International Regulatory Enforcement (PHIRE)

Sustainability: Businesses Interests Must Align with Society Interests Says the European Parliament

December 22, 2020


Nicola Bonucci,

& Jonathan C. Drimmer

On 17 December 2020, the European Parliament adopted a Resolution on sustainable corporate governance[1].  While not legally binding, the Resolution (and its related report) highlights the strong expectation that upcoming corporate governance proposals from the European Commission will include a series of additional mandatory sustainability-related obligations and incentives for companies. The Resolution also calls for a clear set of rules for strengthening the duties of company boards regarding sustainability. The Resolution was adopted with 347 votes in favour, 307 against and 42 abstentions.

Non-financial reporting

The Parliament requests that the scope of the EU’s Non Financial Reporting Directive (NFRD) be widened to cover all listed and non-listed large undertakings established in the EU, including non-EU companies operating in the EU. In particular, it suggests targeting investments and sectors “often linked to illegal business activities, e.g. environmental crimes, illegal wildlife trade, corruption or financial crime.”  Parliament asks that the NFRD cover “a full array of sustainability issues,” which includes “social and employee matters, respect for human rights, and anti-corruption and bribery,” and that the EU ensures that “disclosures are clear, balanced, comparable between companies, verifiable, objective, include time-bound sustainability targets and are publically available.”

Requirements for company directors and stronger involvement of employees

The Parliament also believes that executive directors play a key role in defining a company’s strategy, with a “legal duty to integrate long-term interests and sustainability risks.”  According to the adopted Resolution, the Commission should therefore put forward a legislative proposal, which clearly defines director responsibilities in acting in the long-term interest of the company and society as a whole, and that such a proposal should provide that members of the administrative, management and supervisory bodies should “have the legal duty to define, disclose and monitor a corporate sustainability strategy.”  Further, Parliament stated that “the duty of care that directors owe to their company also requires abiding by the duty not to harm ecosystems and to protect the interests of relevant stakeholders, including employees, who may be adversely impacted by the company’s activities.”  Accordingly, sustainability strategies “should include measurable, time-bound and science-based targets in line with the EU’s commitments on the environment, climate change, biodiversity and deforestation. They should also incorporate policies on fair salary, gender equality, and better integration of employees’ rights determined by the companies themselves.”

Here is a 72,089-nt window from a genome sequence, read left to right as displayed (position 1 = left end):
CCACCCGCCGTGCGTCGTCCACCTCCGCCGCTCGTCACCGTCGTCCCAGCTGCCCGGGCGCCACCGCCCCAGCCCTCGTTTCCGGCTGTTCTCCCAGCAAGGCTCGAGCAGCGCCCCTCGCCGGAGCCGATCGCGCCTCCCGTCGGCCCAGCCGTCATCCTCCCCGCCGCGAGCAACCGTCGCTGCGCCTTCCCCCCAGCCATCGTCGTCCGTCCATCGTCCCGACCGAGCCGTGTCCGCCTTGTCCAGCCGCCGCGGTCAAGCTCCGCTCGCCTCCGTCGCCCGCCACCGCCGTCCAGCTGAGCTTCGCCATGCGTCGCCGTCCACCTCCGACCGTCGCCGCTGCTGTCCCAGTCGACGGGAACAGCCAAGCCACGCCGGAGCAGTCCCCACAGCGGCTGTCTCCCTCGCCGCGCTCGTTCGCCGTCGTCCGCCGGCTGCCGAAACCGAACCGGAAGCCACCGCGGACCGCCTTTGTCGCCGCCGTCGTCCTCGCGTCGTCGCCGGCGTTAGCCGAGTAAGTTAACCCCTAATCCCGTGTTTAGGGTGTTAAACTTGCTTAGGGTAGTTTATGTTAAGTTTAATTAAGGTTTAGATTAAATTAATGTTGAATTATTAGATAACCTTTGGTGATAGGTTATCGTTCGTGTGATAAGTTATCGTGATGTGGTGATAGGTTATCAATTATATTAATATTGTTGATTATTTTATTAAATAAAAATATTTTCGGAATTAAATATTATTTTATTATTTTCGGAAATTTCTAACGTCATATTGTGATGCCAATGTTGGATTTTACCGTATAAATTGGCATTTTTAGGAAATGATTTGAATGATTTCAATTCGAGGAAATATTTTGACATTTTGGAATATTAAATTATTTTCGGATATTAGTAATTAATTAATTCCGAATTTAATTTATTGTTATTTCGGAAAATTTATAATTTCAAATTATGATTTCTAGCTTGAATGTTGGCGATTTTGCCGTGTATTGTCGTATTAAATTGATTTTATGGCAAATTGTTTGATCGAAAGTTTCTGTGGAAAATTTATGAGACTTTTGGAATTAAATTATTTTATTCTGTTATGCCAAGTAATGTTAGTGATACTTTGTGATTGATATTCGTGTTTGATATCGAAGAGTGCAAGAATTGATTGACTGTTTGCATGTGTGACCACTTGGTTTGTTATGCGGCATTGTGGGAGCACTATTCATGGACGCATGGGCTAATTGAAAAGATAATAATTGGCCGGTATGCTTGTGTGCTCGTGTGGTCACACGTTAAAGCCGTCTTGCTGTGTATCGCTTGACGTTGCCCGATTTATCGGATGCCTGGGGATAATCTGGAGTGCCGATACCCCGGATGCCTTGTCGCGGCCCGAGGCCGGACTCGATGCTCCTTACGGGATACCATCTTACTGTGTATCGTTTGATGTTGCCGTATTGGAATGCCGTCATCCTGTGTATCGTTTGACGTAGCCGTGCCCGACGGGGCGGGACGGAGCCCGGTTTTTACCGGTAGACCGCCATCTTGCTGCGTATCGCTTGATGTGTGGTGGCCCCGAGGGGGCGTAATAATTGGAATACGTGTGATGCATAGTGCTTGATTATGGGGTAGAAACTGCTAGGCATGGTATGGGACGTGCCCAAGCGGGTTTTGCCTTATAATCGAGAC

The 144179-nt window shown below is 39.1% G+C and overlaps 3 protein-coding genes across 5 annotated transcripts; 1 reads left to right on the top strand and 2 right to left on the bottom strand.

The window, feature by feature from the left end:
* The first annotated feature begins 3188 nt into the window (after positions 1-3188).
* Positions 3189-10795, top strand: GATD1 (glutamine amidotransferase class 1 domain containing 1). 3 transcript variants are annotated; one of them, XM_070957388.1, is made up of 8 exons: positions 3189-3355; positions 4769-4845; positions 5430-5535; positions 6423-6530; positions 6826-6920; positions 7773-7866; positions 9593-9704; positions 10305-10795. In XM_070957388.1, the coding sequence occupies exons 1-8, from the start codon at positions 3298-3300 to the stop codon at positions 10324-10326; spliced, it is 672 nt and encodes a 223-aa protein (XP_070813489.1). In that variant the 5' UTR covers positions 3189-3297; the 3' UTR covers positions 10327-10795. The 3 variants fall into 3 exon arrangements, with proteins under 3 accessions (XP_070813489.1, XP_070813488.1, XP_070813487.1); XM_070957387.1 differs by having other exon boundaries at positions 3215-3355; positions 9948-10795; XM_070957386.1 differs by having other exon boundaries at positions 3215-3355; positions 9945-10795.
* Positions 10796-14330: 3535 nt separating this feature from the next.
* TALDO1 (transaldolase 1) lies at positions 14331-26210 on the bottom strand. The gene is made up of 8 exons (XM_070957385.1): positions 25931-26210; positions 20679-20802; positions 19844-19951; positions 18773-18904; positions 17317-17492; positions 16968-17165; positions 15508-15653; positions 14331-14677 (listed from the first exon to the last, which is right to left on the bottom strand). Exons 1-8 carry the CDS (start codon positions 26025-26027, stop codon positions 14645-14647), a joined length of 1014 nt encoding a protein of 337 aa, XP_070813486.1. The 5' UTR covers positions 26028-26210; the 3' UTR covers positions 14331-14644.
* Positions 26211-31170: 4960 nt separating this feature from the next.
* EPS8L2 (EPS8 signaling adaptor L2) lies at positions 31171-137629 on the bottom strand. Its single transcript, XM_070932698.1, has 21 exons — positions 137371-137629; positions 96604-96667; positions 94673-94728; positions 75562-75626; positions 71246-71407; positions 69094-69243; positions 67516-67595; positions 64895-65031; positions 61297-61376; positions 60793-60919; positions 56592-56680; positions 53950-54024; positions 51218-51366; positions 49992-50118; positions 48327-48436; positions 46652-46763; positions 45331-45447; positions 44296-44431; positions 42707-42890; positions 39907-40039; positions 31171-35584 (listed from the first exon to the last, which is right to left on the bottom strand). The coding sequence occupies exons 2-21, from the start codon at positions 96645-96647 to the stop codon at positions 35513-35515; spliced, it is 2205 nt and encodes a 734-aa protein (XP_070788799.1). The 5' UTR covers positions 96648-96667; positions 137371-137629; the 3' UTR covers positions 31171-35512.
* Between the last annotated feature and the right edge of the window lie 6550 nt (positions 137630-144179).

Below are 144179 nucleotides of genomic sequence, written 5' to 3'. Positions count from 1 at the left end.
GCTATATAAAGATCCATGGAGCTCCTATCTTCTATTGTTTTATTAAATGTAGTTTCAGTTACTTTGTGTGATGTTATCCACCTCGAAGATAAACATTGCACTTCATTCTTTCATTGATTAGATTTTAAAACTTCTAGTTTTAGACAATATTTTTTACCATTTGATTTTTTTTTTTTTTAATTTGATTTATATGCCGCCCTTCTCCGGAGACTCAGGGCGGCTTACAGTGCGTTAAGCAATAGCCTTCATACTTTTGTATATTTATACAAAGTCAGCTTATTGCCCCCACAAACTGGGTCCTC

The MEPs also “stress the need for greater employee involvement in company decision-making processes in order to better integrate the long-term objectives and impacts of their companies and invite the Commission to look into the possibility of revising the European Works Council Directive and establishing a new framework on employees’ information, consultation and involvement in European companies.”

Make corporate governance more sustainability-oriented

The Resolution also calls for both incentives and disincentives so as to make the whole system more sustainability-oriented.  Thus, the Resolution:

  • Considers that the Shareholders’ Rights Directive should also be amended to incentivise ‘patient’ shareholder behaviour, in particular by rewarding long-term shareholding through voting rights and tax advantages;
  • Calls on the Commission to consider the introduction of new mechanisms to promote sustainable returns and the long-term performances of companies; and
  • requests in the context of the ongoing revision of the Environmental Liability Directive, that companies should possess financial securities for environmental liability for environmental harm inflicted on individuals and ecosystems.

Next Steps

This Resolution constitutes another building block among the many other sustainability initiatives that the Commission will put on the table in 2021.  While the Commission’s agenda is ambitious, and it remains to be seen if it can pursue all of the initiatives in parallel, the strategy and focus of the Commission on increasing corporate sustainability obligations seems clear.

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